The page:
The other day I read this fascinating article that articulated some of my own opinions regarding the value of ecumenical meetings. Former Archbishop of Canterbury, George Carey, is apparently questioning the value of ARCIC and similar ecumenical schemes because no one in the church seems to know or care about what they do or discuss! They are irrelevant and no one listens to what these groups have to say about anything. The goal of ARCIC - to help bring about visible unity in the Church - has, after 45 years, run into the sand, he says.
In this article he is noticeably silent about how his own actions as Archbishop of Canterbury in ordaining women to the priesthood of the Church of England helped contribute to the breakdown of ARCIC. How serious can the Anglican Communion really be about bringing about the visible unity of the Church by on one hand trying to bridge some theological gaps with the Roman Church, yet on the other hand taking steps to widen the gulf between the two jurisdictions?
In any case, he does raise a good point about the cost of all of this ecumenical stuff. The Church of England spends almost one million dollars a year on ecumenical projects like ARCIC which produce little to nothing in the way of results. Wouldn't the money be better spent somewhere else? Isn't it better to put ecumenism on the back burner right? In the case of ARCIC I think he has a point. It is a lost cause for the foreseeable future. So why spend money flying folk all over the place for these meetings that will not result in anything? He has a point.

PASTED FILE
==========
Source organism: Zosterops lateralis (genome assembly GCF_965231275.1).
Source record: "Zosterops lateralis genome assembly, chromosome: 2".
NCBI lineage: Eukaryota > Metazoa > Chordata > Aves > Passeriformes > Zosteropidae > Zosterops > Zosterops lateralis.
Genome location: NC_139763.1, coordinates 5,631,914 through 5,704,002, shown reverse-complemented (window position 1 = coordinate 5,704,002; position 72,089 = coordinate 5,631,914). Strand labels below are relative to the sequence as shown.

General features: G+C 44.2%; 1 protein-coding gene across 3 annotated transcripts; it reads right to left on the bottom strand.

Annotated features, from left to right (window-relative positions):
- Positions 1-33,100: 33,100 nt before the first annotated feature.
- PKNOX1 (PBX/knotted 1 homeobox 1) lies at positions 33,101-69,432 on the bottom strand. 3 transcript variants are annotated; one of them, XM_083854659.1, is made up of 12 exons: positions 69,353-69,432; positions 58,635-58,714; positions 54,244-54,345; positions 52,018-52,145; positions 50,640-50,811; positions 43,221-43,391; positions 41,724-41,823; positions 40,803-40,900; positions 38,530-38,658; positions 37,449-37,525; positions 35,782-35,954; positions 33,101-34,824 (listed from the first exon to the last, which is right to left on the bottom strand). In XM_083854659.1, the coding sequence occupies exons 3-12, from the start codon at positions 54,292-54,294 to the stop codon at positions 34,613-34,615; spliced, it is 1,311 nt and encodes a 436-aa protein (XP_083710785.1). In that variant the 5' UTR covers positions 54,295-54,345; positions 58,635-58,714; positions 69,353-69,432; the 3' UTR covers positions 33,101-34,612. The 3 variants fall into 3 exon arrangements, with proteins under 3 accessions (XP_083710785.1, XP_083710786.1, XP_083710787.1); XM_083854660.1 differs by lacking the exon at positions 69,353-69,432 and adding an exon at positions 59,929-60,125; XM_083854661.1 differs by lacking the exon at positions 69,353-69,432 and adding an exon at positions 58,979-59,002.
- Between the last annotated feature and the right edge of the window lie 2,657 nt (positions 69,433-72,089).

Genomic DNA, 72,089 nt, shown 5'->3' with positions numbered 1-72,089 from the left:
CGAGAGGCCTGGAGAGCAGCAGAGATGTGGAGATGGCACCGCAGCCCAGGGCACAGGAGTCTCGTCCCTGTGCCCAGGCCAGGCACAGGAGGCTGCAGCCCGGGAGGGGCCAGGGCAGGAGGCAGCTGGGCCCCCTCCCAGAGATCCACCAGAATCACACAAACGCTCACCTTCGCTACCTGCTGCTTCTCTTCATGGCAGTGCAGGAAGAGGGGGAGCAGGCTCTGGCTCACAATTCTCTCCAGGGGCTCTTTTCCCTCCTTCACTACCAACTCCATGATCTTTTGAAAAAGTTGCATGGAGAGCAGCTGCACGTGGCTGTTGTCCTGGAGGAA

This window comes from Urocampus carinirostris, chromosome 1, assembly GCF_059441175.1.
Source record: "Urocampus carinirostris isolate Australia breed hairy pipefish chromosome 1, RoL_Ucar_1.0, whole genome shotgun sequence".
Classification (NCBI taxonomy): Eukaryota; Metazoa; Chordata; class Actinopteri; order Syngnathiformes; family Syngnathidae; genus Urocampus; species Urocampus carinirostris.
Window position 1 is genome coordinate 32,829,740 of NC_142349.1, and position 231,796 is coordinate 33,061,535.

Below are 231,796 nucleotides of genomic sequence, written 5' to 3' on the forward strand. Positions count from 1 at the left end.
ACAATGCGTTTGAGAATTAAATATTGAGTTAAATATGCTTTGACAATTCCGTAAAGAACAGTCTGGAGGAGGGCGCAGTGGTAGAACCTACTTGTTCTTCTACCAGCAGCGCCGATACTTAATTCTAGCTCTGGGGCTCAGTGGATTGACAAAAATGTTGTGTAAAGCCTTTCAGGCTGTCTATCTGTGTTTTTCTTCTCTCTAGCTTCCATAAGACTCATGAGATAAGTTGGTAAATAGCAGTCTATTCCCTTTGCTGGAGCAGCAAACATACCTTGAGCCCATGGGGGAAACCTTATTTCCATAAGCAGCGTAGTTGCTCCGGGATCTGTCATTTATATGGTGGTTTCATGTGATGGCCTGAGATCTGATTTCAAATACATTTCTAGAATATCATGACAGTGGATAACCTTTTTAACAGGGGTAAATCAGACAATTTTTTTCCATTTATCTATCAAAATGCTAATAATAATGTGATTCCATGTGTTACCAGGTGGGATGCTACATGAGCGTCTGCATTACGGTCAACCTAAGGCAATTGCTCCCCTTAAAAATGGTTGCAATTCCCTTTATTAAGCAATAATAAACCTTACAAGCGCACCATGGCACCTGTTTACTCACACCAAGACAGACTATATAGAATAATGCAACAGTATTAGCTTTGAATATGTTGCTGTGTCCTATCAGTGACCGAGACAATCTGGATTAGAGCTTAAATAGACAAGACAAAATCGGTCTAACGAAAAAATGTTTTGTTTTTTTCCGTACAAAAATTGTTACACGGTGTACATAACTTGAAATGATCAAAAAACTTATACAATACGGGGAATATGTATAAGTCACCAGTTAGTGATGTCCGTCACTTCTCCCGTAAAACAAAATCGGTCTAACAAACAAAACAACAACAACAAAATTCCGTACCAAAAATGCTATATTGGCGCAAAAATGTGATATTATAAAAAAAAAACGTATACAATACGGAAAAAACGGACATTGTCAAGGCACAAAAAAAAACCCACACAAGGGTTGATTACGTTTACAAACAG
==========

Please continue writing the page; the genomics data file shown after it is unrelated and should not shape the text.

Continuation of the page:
I have often wondered if the continuing churches do not spend more money than necessary flying senior clergy around to different meetings, synods, and organizational conferences. What does all of this result in? Interestingly some of the groups and para church organizations that we send representatives to are lead by laity and clergy who are part of other groups that we send representatives to! There seems to be lots of overlap in terms of who is in each group... and yet each group has its own meeting.
It seems to me we should consider asking the same questions as Lord Carey regarding these ecumenical meetings and endeavors. Are we getting our moneys worth? Do they result in anything positive for the life of the church? More important, do the laity who pay for all of this know what these meetings and groups are for or about? One has to wonder.